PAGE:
George Square, Glasgow, 11 December 2004.
Who Killed Round Robin?
From the year I left home until a few years ago, I sent a letter to all my friends every Christmas telling them what I’d been up to (and, once Jane was on the scene, what we’d both been up to)—my “form letter”, as I jokingly called it. I couldn’t face hand-writing the same news out again and again, and top-and-tailing it on a word processor seemed less honest than acknowledging its photocopied origins. Which was fine, until we moved to Britain and ran up against:
- Seasonal Affective Disorder, and
- Institutionalized mockery of “round robins”, as they’re called here, in the British press.
My brother and sister-in-law lived in London’s docklands for most of their time in the UK, which meant I ended up spending a fair bit of time in the area. He was back there briefly a week or two ago, so I popped down for 24 hours to see him. Luckily it was a clear autumn day, perfect for walking around his old haunts—and for supplementing previous photos of the area’s crumbling past and gleaming present.
An autumn stroll in Edinburgh, 7/11/2004.
The Hope Opera
All first novels may not be disguised autobiographies, but sooner or later all weblogs are, whether you want them to be or not. Even a succession of one-line links to other people’s pages reveals its author over time. What goes unsaid becomes as significant as what’s said, even if you were just busy with something else.
This has certainly been the year of the unsaid here at Snail Manor. Just how different my blogging, or occasional essaying, or whatever the hell this is had become was brought home when a friend told me she’d read over my first year of entries, prompting me to do the same. So much experimentation that year, in writing and in life; so much hope. It wasn’t a good time to be reminded of it, back in April.
Revenge is an Octopus Best Served Cold
Jane was away for half of last week, so I saw a couple of movies with friends: Jim Jarmusch’s Coffee and Cigarettes with Shag, and the Korean thriller Old Boy with David. The Jarmusch was great, especially the segments with Steve Coogan and Alfred Molina, and Tom Waits and Iggy Pop. Old Boy was pretty heavy but pretty gripping, with its story of a man held captive for fifteen years for reasons unknown, then released and given five days to find out why—and to seek revennngge.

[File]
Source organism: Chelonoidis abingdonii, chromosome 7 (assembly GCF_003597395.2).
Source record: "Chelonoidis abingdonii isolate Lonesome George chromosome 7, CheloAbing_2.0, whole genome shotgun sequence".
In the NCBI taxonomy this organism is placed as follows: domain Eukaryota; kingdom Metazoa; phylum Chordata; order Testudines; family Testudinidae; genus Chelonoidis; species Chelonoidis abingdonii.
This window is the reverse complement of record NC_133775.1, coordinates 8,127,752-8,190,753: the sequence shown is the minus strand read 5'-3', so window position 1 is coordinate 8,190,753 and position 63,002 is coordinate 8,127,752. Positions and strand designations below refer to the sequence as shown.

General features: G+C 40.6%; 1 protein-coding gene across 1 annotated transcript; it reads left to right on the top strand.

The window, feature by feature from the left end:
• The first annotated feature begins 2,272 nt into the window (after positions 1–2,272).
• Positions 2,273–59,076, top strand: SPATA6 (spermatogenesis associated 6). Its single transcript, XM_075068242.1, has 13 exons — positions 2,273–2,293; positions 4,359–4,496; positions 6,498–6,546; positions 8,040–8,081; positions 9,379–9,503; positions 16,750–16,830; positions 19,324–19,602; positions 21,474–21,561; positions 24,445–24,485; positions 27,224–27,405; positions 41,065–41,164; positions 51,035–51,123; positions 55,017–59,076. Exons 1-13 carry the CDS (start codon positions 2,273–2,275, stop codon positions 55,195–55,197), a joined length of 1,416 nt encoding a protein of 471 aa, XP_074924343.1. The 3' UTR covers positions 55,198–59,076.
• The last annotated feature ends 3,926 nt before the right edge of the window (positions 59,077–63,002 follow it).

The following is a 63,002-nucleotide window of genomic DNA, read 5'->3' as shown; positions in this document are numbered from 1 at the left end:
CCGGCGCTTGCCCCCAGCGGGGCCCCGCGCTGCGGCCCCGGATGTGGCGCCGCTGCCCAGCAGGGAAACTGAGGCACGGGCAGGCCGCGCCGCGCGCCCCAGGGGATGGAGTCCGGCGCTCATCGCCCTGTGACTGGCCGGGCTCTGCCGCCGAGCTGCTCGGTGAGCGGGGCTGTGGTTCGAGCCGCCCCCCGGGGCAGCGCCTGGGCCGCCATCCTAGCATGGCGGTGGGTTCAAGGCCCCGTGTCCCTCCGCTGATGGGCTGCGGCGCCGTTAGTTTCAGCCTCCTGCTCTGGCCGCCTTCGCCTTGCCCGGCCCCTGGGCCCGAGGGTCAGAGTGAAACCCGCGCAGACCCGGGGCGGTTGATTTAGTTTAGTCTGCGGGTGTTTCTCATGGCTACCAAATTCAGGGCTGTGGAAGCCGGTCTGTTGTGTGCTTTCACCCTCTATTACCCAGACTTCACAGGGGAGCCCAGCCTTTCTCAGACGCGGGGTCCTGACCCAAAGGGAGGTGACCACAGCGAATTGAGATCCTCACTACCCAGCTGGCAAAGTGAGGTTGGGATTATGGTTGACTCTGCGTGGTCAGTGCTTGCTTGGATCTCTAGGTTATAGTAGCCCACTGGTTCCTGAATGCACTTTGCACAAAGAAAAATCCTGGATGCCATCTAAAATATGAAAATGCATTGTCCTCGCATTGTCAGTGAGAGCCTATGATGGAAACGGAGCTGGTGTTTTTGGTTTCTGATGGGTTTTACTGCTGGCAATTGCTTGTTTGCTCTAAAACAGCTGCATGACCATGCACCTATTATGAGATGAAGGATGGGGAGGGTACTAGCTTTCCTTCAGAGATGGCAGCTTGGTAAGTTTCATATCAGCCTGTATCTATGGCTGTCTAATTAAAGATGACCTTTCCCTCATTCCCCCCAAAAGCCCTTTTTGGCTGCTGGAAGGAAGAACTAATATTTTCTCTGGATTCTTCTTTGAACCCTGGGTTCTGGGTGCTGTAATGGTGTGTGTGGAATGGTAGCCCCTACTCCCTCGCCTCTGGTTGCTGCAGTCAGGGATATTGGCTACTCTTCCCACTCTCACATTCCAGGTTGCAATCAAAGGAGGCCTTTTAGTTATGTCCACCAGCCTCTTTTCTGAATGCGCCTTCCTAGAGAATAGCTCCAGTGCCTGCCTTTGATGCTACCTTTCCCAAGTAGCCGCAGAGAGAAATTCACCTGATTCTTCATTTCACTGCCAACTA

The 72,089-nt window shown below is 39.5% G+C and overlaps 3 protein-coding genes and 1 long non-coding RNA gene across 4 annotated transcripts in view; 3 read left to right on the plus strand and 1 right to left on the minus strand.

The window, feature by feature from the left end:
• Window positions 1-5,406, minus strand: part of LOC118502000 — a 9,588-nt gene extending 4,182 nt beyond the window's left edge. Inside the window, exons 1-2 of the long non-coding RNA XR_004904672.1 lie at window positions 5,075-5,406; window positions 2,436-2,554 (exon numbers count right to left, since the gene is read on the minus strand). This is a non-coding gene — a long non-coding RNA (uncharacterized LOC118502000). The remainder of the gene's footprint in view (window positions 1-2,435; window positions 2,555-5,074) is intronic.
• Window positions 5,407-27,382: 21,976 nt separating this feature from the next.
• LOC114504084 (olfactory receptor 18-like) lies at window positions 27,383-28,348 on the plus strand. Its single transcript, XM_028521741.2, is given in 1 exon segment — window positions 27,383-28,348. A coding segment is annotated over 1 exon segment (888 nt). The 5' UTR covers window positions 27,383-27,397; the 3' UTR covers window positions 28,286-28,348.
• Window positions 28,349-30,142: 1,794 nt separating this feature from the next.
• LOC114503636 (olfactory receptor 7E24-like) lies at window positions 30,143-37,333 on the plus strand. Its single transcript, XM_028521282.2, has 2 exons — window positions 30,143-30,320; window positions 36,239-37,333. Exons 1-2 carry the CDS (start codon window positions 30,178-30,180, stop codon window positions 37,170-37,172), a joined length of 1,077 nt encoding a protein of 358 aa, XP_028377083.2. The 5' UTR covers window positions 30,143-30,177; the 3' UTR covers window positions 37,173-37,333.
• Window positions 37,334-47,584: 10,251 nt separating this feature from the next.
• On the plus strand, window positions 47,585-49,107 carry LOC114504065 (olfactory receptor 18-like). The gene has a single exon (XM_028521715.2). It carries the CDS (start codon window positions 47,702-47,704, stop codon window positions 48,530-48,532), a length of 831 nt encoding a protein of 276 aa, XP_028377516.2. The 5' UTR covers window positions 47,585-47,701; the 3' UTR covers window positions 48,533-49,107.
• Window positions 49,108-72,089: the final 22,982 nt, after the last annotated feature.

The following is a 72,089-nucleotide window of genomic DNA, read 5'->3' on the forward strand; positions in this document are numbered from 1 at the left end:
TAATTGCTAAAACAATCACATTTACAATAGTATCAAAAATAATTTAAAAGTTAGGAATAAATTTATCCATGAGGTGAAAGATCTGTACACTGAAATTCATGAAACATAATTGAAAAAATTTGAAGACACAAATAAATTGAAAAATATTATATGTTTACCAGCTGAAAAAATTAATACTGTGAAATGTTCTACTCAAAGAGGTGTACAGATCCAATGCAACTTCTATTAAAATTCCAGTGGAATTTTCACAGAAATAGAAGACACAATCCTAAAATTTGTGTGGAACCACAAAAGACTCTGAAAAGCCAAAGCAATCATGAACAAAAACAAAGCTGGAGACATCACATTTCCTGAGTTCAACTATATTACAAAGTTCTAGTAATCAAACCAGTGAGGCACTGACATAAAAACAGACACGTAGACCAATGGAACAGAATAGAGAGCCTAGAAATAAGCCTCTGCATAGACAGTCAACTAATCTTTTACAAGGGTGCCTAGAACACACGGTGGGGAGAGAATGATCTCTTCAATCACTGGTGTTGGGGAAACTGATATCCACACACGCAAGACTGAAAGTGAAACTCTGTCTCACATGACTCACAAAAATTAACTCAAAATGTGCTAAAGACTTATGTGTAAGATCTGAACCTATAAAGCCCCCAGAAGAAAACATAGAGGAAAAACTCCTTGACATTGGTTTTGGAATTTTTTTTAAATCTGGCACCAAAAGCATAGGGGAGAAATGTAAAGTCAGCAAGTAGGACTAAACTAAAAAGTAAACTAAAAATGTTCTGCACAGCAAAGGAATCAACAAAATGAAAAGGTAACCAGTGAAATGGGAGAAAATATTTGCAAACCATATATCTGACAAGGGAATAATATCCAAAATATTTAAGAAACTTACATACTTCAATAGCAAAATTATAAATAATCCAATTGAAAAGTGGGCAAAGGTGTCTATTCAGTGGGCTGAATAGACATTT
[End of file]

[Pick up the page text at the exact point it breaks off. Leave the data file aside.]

Not many people at the movies on a cold Thursday night. Only a dozen in Cameo One: some bearded guy and his girlfriend sitting near us, and a few others here and there. David and I chatted about this and that through the Lynx commercials, then stopped when the trailers came on, as is only polite.
News in Brief
PARIS, mercredi 25 août—Tall red-haired bloke and delightful companion seen cavorting along Boulevard Montparnasse après-midi. Repeat sightings jeudi-dimanche à Notre Dame, Tour Eiffel, le Louvre, etc. First photos available at Detail, with more to come.
Send in the Clones
Jane and I caught the 27 over to New Town this afternoon to meet a friend for coffee, climbing up to the top deck as usual and sitting at the front. Somewhere around Princes Street a mother got on with her two kids of four or five and sat in the seats opposite. The girl chattered away to her, while the boy started performing infant calisthenics in the front seat.
“Hold onto the bar, Rory,” said his mum.
New Adventures in Woodworking
I live an urban life; the urbs are my abode. But now and then I’m reminded that they aren’t where I’ve come from.
Jane and I went out to dinner a while ago with a colleague of hers and his wife, and the conversation soon turned to the reliable theme of home renovations. They’re having some sort of problem with a door, and Mrs Colleague suggested he drill some new holes to re-hang it. “I’m not buying a drill,” he said, as if the very idea was laughable. “I’ve never used a drill in my life. It’s dangerous. You could have someone’s eye out.”
We all chuckled, while Jane and I thought of the cordless drill sitting in the cupboard at home, waiting to leap out and blind us. I own two drills; three, if you count the hand drill Mum and Dad gave me for my thirteenth birthday. That could take someone’s eye out too, verrrry slowly.
A Spin on the Cycle
It’s thirty years since I first climbed onto a bike and wobbled along our dusty driveway, held upright by trainer wheels. In the years after that I rode everywhere, like most country kids: to school and back every day, to friends’ places on the weekends, and on long epic rides in the summer holidays. They seemed long at the time, anyway. In hindsight they were probably never more than thirty k’s; from Huonville to Judbury and back via Rhys’s at Ranelagh, or up to Snowy’s place at Lower Longley. The ride to Gavin’s was the hardest, along that steep stretch of Swamp Road heading up from the river. Getting out there was fun, though, because you could cut onto the oxbow bend of main road bypassed a few years earlier—the local equivalent of an old railway siding. It was overgrown, but you could still get up a good head of steam, until you hit the trench across it that was exactly the same shape as a ten-speed’s front wheel.
A gap of seventeen days between posts deserves some kind of explanation, even if I did say that things would be pretty quiet here in the first half of ’04.
The Ice Age Cometh